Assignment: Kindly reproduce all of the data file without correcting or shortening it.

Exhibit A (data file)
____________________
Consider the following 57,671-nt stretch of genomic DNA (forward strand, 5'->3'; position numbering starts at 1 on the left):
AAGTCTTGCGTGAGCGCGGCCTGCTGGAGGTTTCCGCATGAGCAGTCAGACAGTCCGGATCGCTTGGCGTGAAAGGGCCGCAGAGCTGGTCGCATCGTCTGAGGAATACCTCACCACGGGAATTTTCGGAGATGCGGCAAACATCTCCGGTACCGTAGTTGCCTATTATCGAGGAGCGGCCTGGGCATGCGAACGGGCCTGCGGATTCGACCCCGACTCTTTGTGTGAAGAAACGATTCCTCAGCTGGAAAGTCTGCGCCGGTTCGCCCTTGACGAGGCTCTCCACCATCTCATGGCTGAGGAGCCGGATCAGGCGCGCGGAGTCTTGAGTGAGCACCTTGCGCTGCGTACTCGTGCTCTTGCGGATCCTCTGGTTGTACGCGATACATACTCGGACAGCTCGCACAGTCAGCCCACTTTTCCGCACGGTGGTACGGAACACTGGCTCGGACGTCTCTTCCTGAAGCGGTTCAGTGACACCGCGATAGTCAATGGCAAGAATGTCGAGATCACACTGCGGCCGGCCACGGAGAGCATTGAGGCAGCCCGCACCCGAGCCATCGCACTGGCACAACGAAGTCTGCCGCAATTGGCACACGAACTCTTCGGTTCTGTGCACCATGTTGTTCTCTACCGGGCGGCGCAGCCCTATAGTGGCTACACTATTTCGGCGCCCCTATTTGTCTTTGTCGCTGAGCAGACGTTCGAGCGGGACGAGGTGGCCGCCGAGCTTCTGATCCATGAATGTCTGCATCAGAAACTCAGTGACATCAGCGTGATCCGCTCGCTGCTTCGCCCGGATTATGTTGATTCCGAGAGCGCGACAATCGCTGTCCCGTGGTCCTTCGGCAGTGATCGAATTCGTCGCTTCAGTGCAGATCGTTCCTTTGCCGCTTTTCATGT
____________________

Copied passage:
Consider the following 57,671-nt stretch of genomic DNA (forward strand, 5'->3'; position numbering starts at 1 on the left):
AAGTCTTGCGTGAGCGCGGCCTGCTGGAGGTTTCCGCATGAGCAGTCAGACAGTCCGGATCGCTTGGCGTGAAAGGGCCGCAGAGCTGGTCGCATCGTCTGAGGAATACCTCACCACGGGAATTTTCGGAGATGCGGCAAACATCTCCGGTACCGTAGTTGCCTATTATCGAGGAGCGGCCTGGGCATGCGAACGGGCCTGCGGATTCGACCCCGACTCTTTGTGTGAAGAAACGATTCCTCAGCTGGAAAGTCTGCGCCGGTTCGCCCTTGACGAGGCTCTCCACCATCTCATGGCTGAGGAGCCGGATCAGGCGCGCGGAGTCTTGAGTGAGCACCTTGCGCTGCGTACTCGTGCTCTTGCGGATCCTCTGGTTGTACGCGATACATACTCGGACAGCTCGCACAGTCAGCCCACTTTTCCGCACGGTGGTACGGAACACTGGCTCGGACGTCTCTTCCTGAAGCGGTTCAGTGACACCGCGATAGTCAATGGCAAGAATGTCGAGATCACACTGCGGCCGGCCACGGAGAGCATTGAGGCAGCCCGCACCCGAGCCATCGCACTGGCACAACGAAGTCTGCCGCAATTGGCACACGAACTCTTCGGTTCTGTGCACCATGTTGTTCTCTACCGGGCGGCGCAGCCCTATAGTGGCTACACTATTTCGGCGCCCCTATTTGTCTTTGTCGCTGAGCAGACGTTCGAGCGGGACGAGGTGGCCGCCGAGCTTCTGATCCATGAATGTCTGCATCAGAAACTCAGTGACATCAGCGTGATCCGCTCGCTGCTTCGCCCGGATTATGTTGATTCCGAGAGCGCGACAATCGCTGTCCCGTGGTCCTTCGGCAGTGATCGAATTCGTCGCTTCAGTGCAGATCGTTCCTTTGCCGCTTTTCATGT